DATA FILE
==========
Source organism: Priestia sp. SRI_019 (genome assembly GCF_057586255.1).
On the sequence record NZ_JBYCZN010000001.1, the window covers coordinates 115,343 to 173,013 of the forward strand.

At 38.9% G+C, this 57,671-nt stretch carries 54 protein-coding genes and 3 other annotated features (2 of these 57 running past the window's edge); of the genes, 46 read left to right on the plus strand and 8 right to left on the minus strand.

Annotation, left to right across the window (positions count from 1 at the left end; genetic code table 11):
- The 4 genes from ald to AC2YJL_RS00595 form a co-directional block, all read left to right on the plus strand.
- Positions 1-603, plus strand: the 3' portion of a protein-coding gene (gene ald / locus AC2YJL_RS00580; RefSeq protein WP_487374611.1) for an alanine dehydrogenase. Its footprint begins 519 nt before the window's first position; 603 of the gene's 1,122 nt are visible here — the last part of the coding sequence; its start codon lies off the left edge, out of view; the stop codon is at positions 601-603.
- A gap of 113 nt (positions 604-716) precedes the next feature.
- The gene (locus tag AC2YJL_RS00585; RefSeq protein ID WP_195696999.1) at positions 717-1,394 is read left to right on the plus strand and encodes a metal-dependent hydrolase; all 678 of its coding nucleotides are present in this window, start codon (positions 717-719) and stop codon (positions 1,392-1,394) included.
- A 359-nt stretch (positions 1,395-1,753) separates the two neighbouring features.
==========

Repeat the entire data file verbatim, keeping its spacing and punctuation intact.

Source organism: Priestia sp. SRI_019 (genome assembly GCF_057586255.1).
On the sequence record NZ_JBYCZN010000001.1, the window covers coordinates 115,343 to 173,013 of the forward strand.

At 38.9% G+C, this 57,671-nt stretch carries 54 protein-coding genes and 3 other annotated features (2 of these 57 running past the window's edge); of the genes, 46 read left to right on the plus strand and 8 right to left on the minus strand.

Annotation, left to right across the window (positions count from 1 at the left end; genetic code table 11):
- The 4 genes from ald to AC2YJL_RS00595 form a co-directional block, all read left to right on the plus strand.
- Positions 1-603, plus strand: the 3' portion of a protein-coding gene (gene ald / locus AC2YJL_RS00580; RefSeq protein WP_487374611.1) for an alanine dehydrogenase. Its footprint begins 519 nt before the window's first position; 603 of the gene's 1,122 nt are visible here — the last part of the coding sequence; its start codon lies off the left edge, out of view; the stop codon is at positions 601-603.
- A gap of 113 nt (positions 604-716) precedes the next feature.
- The gene (locus tag AC2YJL_RS00585; RefSeq protein ID WP_195696999.1) at positions 717-1,394 is read left to right on the plus strand and encodes a metal-dependent hydrolase; all 678 of its coding nucleotides are present in this window, start codon (positions 717-719) and stop codon (positions 1,392-1,394) included.
- A 359-nt stretch (positions 1,395-1,753) separates the two neighbouring features.